July 29, 2011 / 10:38 AM / 9 years ago

EDF submits key new nuclear plant applications

LONDON (Reuters) - EDF Energy on Friday submitted two important applications for its first new nuclear plant in Britain, one week after it said its new French plant would be delayed and cost more than initially planned.

Britain’s largest nuclear power producer submitted applications for a site licence and an environmental permit for its Hinkley Point C nuclear plant. Its early 2018 start-up date was delayed following Japan’s nuclear disaster.

The submissions also came one day after the local council in Somerset gave the green light for EDF Energy to start site preparation work at Hinkley.

“July has been a major month for nuclear new build. As a result of the steps taken by parliament and the local authority, EDF Energy is able to take immediate action to move the project forward significantly,” said Vincent de Rivaz, chief executive of EDF Energy.

Two weeks ago, Energy Secretary Chris Huhne presented the government’s plans to reform Britain’s power market, including a long-term contracts mechanism to reward producers of low-carbon electricity, which includes nuclear power.

The government also approved eight sites for new nuclear plants, including EDF Energy’s site at Hinkley Point.

The Office for Nuclear Regulation (ONR) said it will spend around 18 months assessing the site licence application to determine whether EDF Energy is competent to install, operate and decommission a new nuclear plant at the location.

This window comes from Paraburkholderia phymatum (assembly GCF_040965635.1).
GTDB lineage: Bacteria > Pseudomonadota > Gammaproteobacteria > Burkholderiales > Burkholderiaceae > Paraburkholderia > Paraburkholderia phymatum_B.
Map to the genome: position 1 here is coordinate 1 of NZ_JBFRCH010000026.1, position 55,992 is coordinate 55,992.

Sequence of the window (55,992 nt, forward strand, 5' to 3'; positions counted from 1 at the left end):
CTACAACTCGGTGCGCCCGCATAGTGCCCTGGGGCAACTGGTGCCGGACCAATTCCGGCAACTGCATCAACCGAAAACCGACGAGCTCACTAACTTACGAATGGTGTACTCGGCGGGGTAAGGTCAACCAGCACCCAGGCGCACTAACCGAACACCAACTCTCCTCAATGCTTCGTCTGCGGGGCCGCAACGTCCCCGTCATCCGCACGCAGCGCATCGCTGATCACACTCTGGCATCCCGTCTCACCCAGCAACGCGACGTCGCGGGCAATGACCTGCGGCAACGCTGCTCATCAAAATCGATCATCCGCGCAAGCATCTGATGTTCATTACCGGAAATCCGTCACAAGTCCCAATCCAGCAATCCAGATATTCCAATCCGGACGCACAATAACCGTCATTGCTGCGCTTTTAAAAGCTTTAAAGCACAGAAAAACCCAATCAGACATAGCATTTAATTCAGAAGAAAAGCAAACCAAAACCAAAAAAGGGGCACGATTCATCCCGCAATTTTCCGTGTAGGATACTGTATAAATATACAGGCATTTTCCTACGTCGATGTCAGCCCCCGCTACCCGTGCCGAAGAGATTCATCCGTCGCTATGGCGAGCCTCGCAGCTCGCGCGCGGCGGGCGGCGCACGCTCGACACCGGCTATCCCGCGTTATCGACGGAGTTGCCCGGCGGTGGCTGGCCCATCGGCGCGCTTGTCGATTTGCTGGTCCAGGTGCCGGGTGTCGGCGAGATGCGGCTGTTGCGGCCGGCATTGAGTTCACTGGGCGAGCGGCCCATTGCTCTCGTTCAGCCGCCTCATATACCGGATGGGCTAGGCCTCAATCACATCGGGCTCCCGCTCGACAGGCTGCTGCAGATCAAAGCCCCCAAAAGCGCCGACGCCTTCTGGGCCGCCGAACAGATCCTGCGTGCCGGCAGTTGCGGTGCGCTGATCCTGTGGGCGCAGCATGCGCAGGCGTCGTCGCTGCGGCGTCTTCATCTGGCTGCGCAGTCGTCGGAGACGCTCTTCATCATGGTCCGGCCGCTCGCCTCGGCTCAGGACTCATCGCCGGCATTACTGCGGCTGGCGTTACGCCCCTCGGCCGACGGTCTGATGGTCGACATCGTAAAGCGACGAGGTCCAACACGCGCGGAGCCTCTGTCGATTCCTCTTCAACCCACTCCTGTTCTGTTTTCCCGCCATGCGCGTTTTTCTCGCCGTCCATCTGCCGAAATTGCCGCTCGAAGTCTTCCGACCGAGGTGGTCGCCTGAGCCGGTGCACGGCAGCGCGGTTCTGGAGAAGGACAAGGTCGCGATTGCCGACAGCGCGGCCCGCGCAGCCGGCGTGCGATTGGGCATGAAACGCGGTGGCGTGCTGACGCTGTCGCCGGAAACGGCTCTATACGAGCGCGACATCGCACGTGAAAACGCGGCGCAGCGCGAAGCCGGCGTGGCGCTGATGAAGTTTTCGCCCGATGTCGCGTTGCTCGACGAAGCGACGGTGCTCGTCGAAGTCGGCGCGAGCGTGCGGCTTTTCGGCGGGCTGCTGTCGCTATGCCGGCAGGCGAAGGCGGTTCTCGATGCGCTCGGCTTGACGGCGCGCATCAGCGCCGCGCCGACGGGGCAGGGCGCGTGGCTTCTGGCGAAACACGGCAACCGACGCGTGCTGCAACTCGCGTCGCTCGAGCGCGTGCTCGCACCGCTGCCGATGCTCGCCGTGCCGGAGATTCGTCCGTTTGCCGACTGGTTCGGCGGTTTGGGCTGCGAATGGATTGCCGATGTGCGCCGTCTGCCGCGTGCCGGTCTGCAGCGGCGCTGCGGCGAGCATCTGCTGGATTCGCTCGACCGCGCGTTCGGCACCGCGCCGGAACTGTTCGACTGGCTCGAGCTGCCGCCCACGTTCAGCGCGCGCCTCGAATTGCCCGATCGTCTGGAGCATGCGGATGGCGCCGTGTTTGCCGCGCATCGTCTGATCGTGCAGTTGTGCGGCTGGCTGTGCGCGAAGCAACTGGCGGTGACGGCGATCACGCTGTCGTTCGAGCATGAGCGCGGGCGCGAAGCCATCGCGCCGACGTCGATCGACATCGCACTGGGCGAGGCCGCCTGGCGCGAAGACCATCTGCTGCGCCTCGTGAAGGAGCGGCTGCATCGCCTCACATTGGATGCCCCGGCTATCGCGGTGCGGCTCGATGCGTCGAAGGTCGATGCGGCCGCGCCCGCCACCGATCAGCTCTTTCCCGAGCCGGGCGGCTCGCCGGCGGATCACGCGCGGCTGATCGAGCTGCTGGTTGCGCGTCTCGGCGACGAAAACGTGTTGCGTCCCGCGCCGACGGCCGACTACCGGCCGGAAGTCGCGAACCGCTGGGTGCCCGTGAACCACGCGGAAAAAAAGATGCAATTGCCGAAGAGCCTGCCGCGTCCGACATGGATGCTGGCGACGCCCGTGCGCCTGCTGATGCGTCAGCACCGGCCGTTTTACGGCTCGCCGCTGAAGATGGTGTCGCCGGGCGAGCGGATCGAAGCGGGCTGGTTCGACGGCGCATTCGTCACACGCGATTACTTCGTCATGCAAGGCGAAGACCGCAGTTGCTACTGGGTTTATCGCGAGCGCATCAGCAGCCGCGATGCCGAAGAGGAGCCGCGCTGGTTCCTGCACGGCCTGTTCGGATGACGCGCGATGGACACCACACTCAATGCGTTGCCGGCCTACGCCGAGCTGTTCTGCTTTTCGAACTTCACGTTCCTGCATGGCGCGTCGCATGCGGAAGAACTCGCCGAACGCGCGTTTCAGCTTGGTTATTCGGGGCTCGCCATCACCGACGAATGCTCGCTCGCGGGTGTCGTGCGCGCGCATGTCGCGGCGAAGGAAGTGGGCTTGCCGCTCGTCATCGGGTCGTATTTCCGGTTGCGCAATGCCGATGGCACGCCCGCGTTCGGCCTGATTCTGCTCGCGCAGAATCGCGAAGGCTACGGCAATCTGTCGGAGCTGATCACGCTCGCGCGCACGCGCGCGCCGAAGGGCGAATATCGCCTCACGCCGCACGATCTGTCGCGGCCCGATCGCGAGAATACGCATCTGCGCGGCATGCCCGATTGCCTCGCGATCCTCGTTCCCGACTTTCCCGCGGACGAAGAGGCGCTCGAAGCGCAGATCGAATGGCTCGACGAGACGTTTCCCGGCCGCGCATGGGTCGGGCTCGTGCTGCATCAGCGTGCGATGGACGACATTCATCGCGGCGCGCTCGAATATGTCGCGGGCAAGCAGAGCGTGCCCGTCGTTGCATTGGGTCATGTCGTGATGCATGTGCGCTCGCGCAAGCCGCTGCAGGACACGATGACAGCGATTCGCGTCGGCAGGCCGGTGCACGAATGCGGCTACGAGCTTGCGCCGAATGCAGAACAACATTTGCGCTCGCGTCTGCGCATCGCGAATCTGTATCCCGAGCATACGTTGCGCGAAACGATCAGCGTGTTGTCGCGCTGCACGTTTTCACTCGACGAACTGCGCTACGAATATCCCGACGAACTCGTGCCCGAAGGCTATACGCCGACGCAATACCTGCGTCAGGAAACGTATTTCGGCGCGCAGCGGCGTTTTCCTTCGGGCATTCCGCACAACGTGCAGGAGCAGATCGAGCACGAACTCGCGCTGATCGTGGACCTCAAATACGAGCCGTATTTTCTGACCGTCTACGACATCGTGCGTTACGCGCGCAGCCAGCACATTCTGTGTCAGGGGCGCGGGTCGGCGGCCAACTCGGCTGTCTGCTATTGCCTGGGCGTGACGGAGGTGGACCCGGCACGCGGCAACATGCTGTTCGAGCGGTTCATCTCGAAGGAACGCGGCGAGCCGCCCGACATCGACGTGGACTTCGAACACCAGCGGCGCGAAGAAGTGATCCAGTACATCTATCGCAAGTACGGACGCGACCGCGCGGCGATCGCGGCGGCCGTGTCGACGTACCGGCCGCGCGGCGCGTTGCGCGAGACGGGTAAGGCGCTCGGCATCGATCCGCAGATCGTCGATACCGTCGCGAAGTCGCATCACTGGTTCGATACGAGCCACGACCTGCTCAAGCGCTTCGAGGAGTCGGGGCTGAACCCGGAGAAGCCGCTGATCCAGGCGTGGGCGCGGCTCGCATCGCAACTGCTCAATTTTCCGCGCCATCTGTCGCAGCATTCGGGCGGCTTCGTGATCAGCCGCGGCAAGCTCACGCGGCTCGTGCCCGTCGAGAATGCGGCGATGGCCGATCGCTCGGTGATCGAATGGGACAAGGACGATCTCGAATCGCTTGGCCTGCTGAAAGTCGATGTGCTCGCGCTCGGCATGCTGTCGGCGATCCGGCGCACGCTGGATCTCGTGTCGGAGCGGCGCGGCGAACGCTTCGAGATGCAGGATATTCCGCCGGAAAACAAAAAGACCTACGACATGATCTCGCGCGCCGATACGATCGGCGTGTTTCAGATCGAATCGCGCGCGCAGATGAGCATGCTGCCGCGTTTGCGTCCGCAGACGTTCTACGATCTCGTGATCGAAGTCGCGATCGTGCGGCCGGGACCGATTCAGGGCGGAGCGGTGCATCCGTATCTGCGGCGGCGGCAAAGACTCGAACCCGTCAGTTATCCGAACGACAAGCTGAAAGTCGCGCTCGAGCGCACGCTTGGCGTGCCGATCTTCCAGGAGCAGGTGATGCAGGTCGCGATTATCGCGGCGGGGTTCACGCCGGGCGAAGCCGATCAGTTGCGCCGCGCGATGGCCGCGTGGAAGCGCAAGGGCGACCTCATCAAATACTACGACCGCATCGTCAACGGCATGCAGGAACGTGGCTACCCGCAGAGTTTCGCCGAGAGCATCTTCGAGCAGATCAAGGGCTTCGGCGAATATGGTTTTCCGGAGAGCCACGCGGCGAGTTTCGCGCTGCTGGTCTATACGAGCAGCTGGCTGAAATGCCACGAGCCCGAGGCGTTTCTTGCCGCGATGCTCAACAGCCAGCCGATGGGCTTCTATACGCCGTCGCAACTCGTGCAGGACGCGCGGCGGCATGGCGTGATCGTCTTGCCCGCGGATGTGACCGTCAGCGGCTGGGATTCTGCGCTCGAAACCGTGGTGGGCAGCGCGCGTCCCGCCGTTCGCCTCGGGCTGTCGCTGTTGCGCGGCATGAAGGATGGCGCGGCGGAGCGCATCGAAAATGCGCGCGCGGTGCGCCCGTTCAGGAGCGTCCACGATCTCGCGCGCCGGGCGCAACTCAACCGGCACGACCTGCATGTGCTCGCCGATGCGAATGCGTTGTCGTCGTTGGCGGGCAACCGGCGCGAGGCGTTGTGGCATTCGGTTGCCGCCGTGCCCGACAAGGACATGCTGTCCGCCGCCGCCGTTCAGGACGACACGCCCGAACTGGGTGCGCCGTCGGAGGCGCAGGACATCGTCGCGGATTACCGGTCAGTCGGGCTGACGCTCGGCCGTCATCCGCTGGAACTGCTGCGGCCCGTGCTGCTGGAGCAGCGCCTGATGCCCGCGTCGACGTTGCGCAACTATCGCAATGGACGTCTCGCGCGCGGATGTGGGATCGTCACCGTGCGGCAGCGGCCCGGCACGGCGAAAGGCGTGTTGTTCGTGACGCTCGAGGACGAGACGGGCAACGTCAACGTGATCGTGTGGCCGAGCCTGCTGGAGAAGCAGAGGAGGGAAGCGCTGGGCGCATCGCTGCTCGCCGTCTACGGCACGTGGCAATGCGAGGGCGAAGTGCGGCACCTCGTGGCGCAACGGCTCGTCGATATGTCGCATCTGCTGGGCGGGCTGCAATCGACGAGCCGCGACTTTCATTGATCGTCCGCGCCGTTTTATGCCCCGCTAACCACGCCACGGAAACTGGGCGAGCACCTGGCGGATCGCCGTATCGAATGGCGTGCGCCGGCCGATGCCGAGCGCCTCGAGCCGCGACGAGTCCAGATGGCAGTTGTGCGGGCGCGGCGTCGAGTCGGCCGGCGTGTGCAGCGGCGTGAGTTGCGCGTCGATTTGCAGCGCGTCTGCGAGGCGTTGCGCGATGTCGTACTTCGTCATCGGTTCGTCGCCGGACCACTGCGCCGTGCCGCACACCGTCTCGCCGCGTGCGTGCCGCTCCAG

“A nuclear site licence ensures that activities that could affect nuclear safety are brought under regulatory control through a series of licence conditions that the licensee is required to comply with,” said Colin Patchett, deputy chief inspector at the ONR.

The Evironment Agency also confirmed it received a permit application on Friday.

“We will initially look at if we’ve got all the documents we need. We will then open a public consultation,” a spokesman said.

Environmental permit approvals vary in time, but the legal minimum is set at four months.

Fukushima put a break on nuclear projects worldwide. In Britain, it led to a roughly six-month delay in the regulator’s approval process for reactor designs proposed to be used in new nuclear plants.

EDF Energy’s junior partner in the nuclear new build projects, Centrica, said in its interim results report on Thursday that it would slow down 2011 spending on pre-construction work for new nuclear plants.

EDF Energy’s parent company on Friday forecast a medium-term average annual core earnings growth target of 4-6 percent, making no reference to the impact on the Fukushima disaster.

Opponents to the new nuclear plant said EDF Energy’s plans to start preliminary works were premature as the company has not taken a final investment decision.

“What will those Councillors say to the people of West Somerset in two years’ time, with massive holes in the ground lined with concrete and a devastated wasteland - no trees, no hedges, no wildlife - and EDF says ‘Sorry, we don’t think it’s worth going ahead’?” said Crispin Aubrey, spokesman for the Stop Hinkley campaign.

Reporting by Karolin Schaps

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